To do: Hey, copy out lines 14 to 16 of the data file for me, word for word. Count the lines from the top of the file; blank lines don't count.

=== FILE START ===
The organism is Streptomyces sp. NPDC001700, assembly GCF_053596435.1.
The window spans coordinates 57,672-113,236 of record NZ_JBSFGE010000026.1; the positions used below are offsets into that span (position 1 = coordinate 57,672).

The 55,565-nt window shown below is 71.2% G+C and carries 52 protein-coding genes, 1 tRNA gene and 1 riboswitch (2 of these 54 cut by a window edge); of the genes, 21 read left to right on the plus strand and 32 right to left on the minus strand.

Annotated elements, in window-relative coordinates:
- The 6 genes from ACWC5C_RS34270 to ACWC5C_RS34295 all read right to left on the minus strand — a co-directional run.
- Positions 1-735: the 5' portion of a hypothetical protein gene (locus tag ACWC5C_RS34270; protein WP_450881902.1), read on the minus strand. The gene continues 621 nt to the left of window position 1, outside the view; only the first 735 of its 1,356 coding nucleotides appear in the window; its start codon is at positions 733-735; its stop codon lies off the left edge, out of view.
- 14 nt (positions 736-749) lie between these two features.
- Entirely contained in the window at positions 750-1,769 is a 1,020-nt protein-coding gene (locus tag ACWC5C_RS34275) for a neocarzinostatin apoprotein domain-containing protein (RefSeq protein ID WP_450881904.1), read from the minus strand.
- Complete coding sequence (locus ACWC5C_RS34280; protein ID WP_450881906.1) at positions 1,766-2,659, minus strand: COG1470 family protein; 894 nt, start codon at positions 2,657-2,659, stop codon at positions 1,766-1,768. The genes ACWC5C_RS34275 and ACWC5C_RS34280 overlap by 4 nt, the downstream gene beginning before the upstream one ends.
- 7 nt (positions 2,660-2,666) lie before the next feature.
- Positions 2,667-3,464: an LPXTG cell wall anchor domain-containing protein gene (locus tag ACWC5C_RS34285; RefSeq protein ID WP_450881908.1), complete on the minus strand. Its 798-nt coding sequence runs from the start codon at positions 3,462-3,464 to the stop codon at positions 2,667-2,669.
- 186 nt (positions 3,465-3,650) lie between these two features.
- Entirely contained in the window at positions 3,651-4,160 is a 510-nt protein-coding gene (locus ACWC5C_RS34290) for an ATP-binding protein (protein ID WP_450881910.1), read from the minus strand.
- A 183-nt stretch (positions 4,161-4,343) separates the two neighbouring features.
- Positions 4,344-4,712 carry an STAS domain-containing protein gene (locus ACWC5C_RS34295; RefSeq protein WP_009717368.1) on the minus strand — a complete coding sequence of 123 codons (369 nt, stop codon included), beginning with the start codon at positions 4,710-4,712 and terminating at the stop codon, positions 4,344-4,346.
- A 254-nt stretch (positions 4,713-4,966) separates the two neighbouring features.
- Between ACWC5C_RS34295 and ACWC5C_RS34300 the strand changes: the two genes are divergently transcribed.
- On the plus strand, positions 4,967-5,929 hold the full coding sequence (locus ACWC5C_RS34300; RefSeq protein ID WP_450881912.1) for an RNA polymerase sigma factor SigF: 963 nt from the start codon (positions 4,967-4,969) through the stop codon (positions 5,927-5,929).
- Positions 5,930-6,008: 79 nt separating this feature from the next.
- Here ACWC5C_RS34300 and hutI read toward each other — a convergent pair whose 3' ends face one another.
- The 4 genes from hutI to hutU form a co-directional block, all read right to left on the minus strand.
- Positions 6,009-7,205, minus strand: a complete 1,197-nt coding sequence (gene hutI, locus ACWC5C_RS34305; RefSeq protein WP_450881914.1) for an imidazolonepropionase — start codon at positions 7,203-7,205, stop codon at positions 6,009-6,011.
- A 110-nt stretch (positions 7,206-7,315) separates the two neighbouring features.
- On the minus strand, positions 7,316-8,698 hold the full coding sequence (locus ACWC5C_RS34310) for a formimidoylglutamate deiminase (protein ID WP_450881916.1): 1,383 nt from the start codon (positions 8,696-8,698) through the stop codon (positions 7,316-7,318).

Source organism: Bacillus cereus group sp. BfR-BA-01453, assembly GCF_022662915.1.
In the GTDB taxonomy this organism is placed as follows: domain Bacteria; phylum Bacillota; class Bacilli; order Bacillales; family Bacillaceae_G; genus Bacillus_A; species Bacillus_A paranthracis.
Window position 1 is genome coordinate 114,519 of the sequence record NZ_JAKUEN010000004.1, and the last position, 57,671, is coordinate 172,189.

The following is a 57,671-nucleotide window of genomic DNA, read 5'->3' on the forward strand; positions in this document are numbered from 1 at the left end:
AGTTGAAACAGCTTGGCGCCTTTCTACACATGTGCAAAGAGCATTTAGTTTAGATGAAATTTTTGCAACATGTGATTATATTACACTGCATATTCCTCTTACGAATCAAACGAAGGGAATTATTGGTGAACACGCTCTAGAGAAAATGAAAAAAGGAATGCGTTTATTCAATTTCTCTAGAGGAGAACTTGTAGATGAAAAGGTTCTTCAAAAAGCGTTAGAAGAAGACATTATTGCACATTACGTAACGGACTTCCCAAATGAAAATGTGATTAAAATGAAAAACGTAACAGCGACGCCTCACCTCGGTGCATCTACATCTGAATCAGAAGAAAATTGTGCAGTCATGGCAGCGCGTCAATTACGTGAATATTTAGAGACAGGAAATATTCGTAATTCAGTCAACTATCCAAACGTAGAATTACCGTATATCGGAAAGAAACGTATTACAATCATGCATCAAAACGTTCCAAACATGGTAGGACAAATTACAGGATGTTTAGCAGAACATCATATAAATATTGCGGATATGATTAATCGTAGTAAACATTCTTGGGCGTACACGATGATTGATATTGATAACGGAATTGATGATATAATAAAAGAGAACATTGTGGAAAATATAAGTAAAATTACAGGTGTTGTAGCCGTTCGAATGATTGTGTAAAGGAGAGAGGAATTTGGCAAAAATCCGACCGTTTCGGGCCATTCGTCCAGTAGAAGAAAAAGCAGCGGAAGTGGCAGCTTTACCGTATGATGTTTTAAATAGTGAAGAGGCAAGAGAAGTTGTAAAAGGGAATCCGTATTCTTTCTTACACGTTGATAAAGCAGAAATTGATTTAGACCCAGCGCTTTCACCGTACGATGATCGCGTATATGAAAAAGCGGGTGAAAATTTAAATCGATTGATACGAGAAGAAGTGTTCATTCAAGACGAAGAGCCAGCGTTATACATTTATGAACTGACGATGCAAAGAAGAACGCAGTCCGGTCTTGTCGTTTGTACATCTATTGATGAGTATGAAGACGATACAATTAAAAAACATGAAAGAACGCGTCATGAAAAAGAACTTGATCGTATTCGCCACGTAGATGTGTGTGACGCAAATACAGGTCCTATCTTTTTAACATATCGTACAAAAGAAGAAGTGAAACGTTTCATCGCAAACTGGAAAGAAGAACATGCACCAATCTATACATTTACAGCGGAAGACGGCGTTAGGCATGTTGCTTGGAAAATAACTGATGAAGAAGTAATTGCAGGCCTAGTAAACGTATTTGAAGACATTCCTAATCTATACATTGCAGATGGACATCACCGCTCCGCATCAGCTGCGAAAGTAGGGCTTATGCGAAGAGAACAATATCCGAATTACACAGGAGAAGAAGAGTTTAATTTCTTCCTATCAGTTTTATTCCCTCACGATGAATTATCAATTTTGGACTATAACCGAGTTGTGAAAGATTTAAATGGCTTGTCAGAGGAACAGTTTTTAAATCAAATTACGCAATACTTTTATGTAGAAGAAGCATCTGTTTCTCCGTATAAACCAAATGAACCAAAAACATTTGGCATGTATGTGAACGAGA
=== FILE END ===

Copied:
- A 183-nt stretch (positions 4,161-4,343) separates the two neighbouring features.
- Positions 4,344-4,712 carry an STAS domain-containing protein gene (locus ACWC5C_RS34295; RefSeq protein WP_009717368.1) on the minus strand — a complete coding sequence of 123 codons (369 nt, stop codon included), beginning with the start codon at positions 4,710-4,712 and terminating at the stop codon, positions 4,344-4,346.
- A 254-nt stretch (positions 4,713-4,966) separates the two neighbouring features.